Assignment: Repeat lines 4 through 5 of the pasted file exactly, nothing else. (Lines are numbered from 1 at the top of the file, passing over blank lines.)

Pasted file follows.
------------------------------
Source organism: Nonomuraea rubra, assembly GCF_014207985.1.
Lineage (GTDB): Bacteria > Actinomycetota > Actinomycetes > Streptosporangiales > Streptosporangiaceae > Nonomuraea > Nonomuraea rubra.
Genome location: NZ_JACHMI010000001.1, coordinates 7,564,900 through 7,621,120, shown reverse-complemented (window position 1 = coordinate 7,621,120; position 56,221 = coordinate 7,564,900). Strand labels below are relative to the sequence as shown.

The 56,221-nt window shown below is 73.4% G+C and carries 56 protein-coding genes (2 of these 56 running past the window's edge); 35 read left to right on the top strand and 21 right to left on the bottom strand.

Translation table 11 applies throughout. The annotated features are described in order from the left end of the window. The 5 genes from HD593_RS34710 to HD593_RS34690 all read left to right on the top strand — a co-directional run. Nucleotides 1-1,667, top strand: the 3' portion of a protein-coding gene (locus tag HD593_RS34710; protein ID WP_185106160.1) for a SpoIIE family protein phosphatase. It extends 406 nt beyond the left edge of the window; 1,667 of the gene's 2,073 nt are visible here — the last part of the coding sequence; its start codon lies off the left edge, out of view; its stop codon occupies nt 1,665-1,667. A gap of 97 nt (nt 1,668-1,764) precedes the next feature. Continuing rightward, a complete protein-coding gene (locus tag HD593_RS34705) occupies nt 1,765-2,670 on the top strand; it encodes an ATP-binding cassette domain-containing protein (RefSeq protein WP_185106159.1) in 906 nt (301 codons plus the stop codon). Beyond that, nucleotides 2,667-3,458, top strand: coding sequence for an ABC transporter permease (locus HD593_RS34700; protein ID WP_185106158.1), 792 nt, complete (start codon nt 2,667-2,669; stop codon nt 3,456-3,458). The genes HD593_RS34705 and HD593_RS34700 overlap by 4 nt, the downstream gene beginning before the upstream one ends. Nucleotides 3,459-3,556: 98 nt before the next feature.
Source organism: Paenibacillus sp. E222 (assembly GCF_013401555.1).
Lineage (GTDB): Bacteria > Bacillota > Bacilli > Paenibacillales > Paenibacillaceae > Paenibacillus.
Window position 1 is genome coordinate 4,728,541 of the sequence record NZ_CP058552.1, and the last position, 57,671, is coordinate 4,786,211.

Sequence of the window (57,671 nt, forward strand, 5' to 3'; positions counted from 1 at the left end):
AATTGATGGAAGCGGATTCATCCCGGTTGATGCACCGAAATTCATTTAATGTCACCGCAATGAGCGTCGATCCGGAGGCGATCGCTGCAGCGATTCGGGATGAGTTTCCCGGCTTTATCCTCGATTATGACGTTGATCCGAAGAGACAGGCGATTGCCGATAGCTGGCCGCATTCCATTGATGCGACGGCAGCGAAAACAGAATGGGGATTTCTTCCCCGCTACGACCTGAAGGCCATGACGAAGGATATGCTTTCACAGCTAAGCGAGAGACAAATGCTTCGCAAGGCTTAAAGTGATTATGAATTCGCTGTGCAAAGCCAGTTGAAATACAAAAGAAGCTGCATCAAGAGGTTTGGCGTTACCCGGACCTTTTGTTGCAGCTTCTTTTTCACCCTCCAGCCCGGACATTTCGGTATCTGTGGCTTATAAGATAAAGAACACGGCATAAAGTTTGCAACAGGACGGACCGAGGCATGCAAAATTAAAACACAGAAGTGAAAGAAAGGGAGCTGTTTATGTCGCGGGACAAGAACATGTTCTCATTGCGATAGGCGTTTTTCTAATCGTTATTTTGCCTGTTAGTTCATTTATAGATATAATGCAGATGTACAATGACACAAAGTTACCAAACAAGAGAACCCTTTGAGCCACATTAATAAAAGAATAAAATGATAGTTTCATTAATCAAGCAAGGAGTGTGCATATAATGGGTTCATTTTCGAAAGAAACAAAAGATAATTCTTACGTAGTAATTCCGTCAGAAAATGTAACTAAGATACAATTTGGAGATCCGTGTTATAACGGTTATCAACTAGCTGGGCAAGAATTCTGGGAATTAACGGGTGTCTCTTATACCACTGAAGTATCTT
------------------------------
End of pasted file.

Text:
The 56,221-nt window shown below is 73.4% G+C and carries 56 protein-coding genes (2 of these 56 running past the window's edge); 35 read left to right on the top strand and 21 right to left on the bottom strand.

Translation table 11 applies throughout. The annotated features are described in order from the left end of the window. The 5 genes from HD593_RS34710 to HD593_RS34690 all read left to right on the top strand — a co-directional run. Nucleotides 1-1,667, top strand: the 3' portion of a protein-coding gene (locus tag HD593_RS34710; protein ID WP_185106160.1) for a SpoIIE family protein phosphatase. It extends 406 nt beyond the left edge of the window; 1,667 of the gene's 2,073 nt are visible here — the last part of the coding sequence; its start codon lies off the left edge, out of view; its stop codon occupies nt 1,665-1,667. A gap of 97 nt (nt 1,668-1,764) precedes the next feature. Continuing rightward, a complete protein-coding gene (locus tag HD593_RS34705) occupies nt 1,765-2,670 on the top strand; it encodes an ATP-binding cassette domain-containing protein (RefSeq protein WP_185106159.1) in 906 nt (301 codons plus the stop codon). Beyond that, nucleotides 2,667-3,458, top strand: coding sequence for an ABC transporter permease (locus HD593_RS34700; protein ID WP_185106158.1), 792 nt, complete (start codon nt 2,667-2,669; stop codon nt 3,456-3,458). The genes HD593_RS34705 and HD593_RS34700 overlap by 4 nt, the downstream gene beginning before the upstream one ends. Nucleotides 3,459-3,556: 98 nt before the next feature.